The Perceptual Assimilation Model (PAM) claimed that two types of non-native contrasts are easiest to discriminate: 1) when two sounds are assimilated into two different native categories; 2) when one sound is categorized while the other is not (Best, 1991). However, some study found the latter is worse discriminated than the former (Guion et al., 2000). The current study asks why such disagreement emerges and postulates that it is cause by PAM not allowing multiple-category assimilations.

30 Mandarin and English native speakers conducted three experiments: discriminating English contrasts /i/-/ɪ/; /eɪ/-/ɪ/; /ɛ/-/æ/; /ʊ/-/u/; assimilating those English vowels ...


(In)Variability In The Samoan Syntax/Prosody Interface And Consequences For Syntactic Parsing, Kristine M. Yu, Edward P. Stabler 2017 University of Massachusetts Amherst

(In)Variability In The Samoan Syntax/Prosody Interface And Consequences For Syntactic Parsing, Kristine M. Yu, Edward P. Stabler

Linguistics Department Faculty Publication Series

While it has long been clear that prosody should be part of the grammar influencing the action of the syntactic parser, how to bring prosody into computational models of syntactic parsing has remained unclear. The challenge is that prosodic information in the speech signal is the result of the interaction of a multitude of conditioning factors. From this output, how can we factor out the contribution of syntax to conditioning prosodic events? And if we are able to do that factorization and define a production model from the syntactic grammar to a prosodified utterance, how can we then define a ...


The Role Of Time In Phonetic Spaces: Temporal Resolution In Cantonese Tone Perception, Kristine M. Yu 2017 University of Massachusetts Amherst

The Role Of Time In Phonetic Spaces: Temporal Resolution In Cantonese Tone Perception, Kristine M. Yu

Linguistics Department Faculty Publication Series

The role of temporal resolution in speech perception (e.g. whether tones are parameterized with fundamental frequency sampled every 10 ms, or just twice in the syllable) is sometimes overlooked, and the temporal resolution relevant for tonal perception is still an open question. The choice of temporal resolution matters because how we understand the recognition, dispersion, and learning of phonetic categories is entirely predicated on what parameters we use to define the phonetic space that they lie in. Here, we present a tonal perception experiment in Cantonese where we used interrupted speech in trisyllabic stimuli to study the effect of ...


Preferential Early Attribution In Segmental Parsing, Amanda Rysling 2017 University of Massachusetts Amherst

Preferential Early Attribution In Segmental Parsing, Amanda Rysling

Doctoral Dissertations

This dissertation investigates parsing in segmental perception, or the process by which listeners map the continuous acoustic signal that reaches their ears to the linguistic representations over which phonology operates. It addresses questions of when listeners decide that they have heard acoustic evidence about the identity of one speech sound, versus evidence about the identity of a following sound, and when this linguistic knowledge is applied relative to when it is received during the course of on-line perception and processing. The central argument advanced here is that the beginnings of answers to these questions require the recognition of a domain-general ...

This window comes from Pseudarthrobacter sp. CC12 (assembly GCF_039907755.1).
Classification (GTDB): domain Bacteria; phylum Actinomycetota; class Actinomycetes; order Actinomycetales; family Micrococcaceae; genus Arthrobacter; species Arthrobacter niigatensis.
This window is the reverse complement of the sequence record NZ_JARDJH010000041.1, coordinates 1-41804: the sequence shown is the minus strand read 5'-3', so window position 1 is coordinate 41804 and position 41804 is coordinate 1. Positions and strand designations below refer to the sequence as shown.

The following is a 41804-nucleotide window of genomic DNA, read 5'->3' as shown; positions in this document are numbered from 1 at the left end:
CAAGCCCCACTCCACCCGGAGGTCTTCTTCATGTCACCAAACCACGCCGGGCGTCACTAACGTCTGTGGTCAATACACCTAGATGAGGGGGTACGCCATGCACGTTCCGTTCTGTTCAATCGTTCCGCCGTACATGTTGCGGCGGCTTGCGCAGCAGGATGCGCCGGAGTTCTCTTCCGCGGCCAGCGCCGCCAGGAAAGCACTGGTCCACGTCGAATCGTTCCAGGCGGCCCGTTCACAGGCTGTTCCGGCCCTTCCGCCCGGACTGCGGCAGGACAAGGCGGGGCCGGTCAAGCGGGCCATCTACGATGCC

Review Of _Harmonic Grammar And Harmonic Serialism_, Eric Baković 2016 University of California, San Diego

Review Of _Harmonic Grammar And Harmonic Serialism_, Eric Baković

Eric Baković

Harmonic Grammar and Harmonic Serialism (henceforth HGHS) consists of thirteen chapters addressing matters of empirical, theoretical, and typological concern to Harmonic Grammar (HG) and Harmonic Serialism (HS). As the editors note in their preface, HG and HS are "in some ways relatives of OT [Optimality Theory] in that they incorporate much of its structure (e.g. candidate comparison by markedness and faithfulness constraints)," except that "HS questions the choice of parallel over serial evaluations, while HG questions the assumption that constraints are ranked rather than weighted." Anyone interested in an introduction to and further developments within either HG or HS ...


Language Analysis Skills Of Children With Mental Retardation, Hyla Rubin 2016 The College of New Rochelle

Language Analysis Skills Of Children With Mental Retardation, Hyla Rubin

Hyla Rubin

The ability of children with moderate mental retardation to analyze orally presented sentences into words and words into syllables and phonemes was studied. The subjects, ages 10 to 15, were grouped by method of reading instruction. All of them could analyze spoken sentences into words and words into syllables equally well. However, subjects receiving code-emphasis reading instruction performed significantly better on the more difficult phoneme manipulation tasks than did subjects receiving whole-word instruction. Results suggest that code-emphasis reading instruction for some subjects with mental retardation should be used. Further research on linguistic analysis skills and the use of code-emphasis reading ...


Integrating Sound Symbolism With Core Grammar: The Case Of Expressive Palatalization, John Alderete, Alexei Kochetov 2016 Simon Fraser University

Integrating Sound Symbolism With Core Grammar: The Case Of Expressive Palatalization, John Alderete, Alexei Kochetov

Alexei Kochetov